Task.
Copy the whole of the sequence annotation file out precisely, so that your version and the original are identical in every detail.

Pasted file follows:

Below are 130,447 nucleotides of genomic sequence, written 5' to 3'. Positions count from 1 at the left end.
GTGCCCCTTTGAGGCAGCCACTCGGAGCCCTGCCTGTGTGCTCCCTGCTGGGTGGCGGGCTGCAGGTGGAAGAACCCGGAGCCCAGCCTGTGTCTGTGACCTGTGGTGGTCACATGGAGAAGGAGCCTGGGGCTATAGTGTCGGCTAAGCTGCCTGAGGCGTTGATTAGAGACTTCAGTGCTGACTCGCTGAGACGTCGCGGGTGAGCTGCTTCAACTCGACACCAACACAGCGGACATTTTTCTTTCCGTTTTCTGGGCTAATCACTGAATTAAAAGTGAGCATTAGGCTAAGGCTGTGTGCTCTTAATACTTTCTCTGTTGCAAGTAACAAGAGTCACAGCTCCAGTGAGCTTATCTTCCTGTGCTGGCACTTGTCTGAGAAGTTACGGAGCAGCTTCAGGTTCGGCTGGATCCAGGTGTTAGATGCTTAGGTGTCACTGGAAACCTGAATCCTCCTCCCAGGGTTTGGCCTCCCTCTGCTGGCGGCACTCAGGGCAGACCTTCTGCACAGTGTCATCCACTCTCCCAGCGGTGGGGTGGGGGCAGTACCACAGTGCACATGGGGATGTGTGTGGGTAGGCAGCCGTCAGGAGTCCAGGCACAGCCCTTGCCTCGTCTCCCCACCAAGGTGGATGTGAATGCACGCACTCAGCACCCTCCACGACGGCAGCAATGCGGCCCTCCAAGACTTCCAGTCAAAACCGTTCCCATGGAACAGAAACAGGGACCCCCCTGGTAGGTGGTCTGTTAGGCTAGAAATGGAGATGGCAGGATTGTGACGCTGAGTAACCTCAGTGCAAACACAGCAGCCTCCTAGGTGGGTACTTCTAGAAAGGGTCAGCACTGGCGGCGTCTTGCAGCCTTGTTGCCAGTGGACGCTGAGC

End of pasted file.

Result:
Below are 130,447 nucleotides of genomic sequence, written 5' to 3'. Positions count from 1 at the left end.
GTGCCCCTTTGAGGCAGCCACTCGGAGCCCTGCCTGTGTGCTCCCTGCTGGGTGGCGGGCTGCAGGTGGAAGAACCCGGAGCCCAGCCTGTGTCTGTGACCTGTGGTGGTCACATGGAGAAGGAGCCTGGGGCTATAGTGTCGGCTAAGCTGCCTGAGGCGTTGATTAGAGACTTCAGTGCTGACTCGCTGAGACGTCGCGGGTGAGCTGCTTCAACTCGACACCAACACAGCGGACATTTTTCTTTCCGTTTTCTGGGCTAATCACTGAATTAAAAGTGAGCATTAGGCTAAGGCTGTGTGCTCTTAATACTTTCTCTGTTGCAAGTAACAAGAGTCACAGCTCCAGTGAGCTTATCTTCCTGTGCTGGCACTTGTCTGAGAAGTTACGGAGCAGCTTCAGGTTCGGCTGGATCCAGGTGTTAGATGCTTAGGTGTCACTGGAAACCTGAATCCTCCTCCCAGGGTTTGGCCTCCCTCTGCTGGCGGCACTCAGGGCAGACCTTCTGCACAGTGTCATCCACTCTCCCAGCGGTGGGGTGGGGGCAGTACCACAGTGCACATGGGGATGTGTGTGGGTAGGCAGCCGTCAGGAGTCCAGGCACAGCCCTTGCCTCGTCTCCCCACCAAGGTGGATGTGAATGCACGCACTCAGCACCCTCCACGACGGCAGCAATGCGGCCCTCCAAGACTTCCAGTCAAAACCGTTCCCATGGAACAGAAACAGGGACCCCCCTGGTAGGTGGTCTGTTAGGCTAGAAATGGAGATGGCAGGATTGTGACGCTGAGTAACCTCAGTGCAAACACAGCAGCCTCCTAGGTGGGTACTTCTAGAAAGGGTCAGCACTGGCGGCGTCTTGCAGCCTTGTTGCCAGTGGACGCTGAGC